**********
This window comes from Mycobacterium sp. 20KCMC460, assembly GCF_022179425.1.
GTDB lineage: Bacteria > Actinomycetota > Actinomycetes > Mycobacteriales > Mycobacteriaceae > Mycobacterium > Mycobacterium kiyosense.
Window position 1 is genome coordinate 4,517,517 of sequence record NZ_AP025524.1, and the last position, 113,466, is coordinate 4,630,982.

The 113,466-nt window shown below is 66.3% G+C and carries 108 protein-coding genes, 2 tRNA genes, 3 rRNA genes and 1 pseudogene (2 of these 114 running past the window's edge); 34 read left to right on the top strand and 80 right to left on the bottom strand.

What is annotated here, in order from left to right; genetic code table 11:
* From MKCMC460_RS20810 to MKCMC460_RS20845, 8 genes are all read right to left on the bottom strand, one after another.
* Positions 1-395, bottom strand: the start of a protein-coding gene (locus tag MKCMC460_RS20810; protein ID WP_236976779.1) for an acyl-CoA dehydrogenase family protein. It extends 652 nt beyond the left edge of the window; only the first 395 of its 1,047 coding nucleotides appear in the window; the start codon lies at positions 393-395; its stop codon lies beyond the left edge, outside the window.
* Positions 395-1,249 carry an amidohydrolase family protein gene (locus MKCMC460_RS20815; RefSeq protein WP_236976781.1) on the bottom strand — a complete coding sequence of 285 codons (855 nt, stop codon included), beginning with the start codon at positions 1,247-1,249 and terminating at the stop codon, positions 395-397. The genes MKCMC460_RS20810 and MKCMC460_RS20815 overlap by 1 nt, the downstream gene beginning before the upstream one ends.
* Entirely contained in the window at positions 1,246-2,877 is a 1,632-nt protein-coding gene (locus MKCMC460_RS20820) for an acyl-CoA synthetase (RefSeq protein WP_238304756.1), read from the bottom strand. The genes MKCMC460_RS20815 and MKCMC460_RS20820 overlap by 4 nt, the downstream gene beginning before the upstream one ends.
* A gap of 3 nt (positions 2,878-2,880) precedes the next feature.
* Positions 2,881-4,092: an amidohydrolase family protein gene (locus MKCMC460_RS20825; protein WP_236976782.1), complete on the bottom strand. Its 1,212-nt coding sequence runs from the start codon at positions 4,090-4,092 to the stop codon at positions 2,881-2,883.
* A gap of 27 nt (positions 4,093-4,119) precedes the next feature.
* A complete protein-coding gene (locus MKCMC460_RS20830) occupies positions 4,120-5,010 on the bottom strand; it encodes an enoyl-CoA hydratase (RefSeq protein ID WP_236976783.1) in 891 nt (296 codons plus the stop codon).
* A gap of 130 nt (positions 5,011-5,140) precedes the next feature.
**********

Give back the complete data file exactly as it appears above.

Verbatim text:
This window comes from Mycobacterium sp. 20KCMC460, assembly GCF_022179425.1.
GTDB lineage: Bacteria > Actinomycetota > Actinomycetes > Mycobacteriales > Mycobacteriaceae > Mycobacterium > Mycobacterium kiyosense.
Window position 1 is genome coordinate 4,517,517 of sequence record NZ_AP025524.1, and the last position, 113,466, is coordinate 4,630,982.

The 113,466-nt window shown below is 66.3% G+C and carries 108 protein-coding genes, 2 tRNA genes, 3 rRNA genes and 1 pseudogene (2 of these 114 running past the window's edge); 34 read left to right on the top strand and 80 right to left on the bottom strand.

What is annotated here, in order from left to right; genetic code table 11:
* From MKCMC460_RS20810 to MKCMC460_RS20845, 8 genes are all read right to left on the bottom strand, one after another.
* Positions 1-395, bottom strand: the start of a protein-coding gene (locus tag MKCMC460_RS20810; protein ID WP_236976779.1) for an acyl-CoA dehydrogenase family protein. It extends 652 nt beyond the left edge of the window; only the first 395 of its 1,047 coding nucleotides appear in the window; the start codon lies at positions 393-395; its stop codon lies beyond the left edge, outside the window.
* Positions 395-1,249 carry an amidohydrolase family protein gene (locus MKCMC460_RS20815; RefSeq protein WP_236976781.1) on the bottom strand — a complete coding sequence of 285 codons (855 nt, stop codon included), beginning with the start codon at positions 1,247-1,249 and terminating at the stop codon, positions 395-397. The genes MKCMC460_RS20810 and MKCMC460_RS20815 overlap by 1 nt, the downstream gene beginning before the upstream one ends.
* Entirely contained in the window at positions 1,246-2,877 is a 1,632-nt protein-coding gene (locus MKCMC460_RS20820) for an acyl-CoA synthetase (RefSeq protein WP_238304756.1), read from the bottom strand. The genes MKCMC460_RS20815 and MKCMC460_RS20820 overlap by 4 nt, the downstream gene beginning before the upstream one ends.
* A gap of 3 nt (positions 2,878-2,880) precedes the next feature.
* Positions 2,881-4,092: an amidohydrolase family protein gene (locus MKCMC460_RS20825; protein WP_236976782.1), complete on the bottom strand. Its 1,212-nt coding sequence runs from the start codon at positions 4,090-4,092 to the stop codon at positions 2,881-2,883.
* A gap of 27 nt (positions 4,093-4,119) precedes the next feature.
* A complete protein-coding gene (locus MKCMC460_RS20830) occupies positions 4,120-5,010 on the bottom strand; it encodes an enoyl-CoA hydratase (RefSeq protein ID WP_236976783.1) in 891 nt (296 codons plus the stop codon).
* A gap of 130 nt (positions 5,011-5,140) precedes the next feature.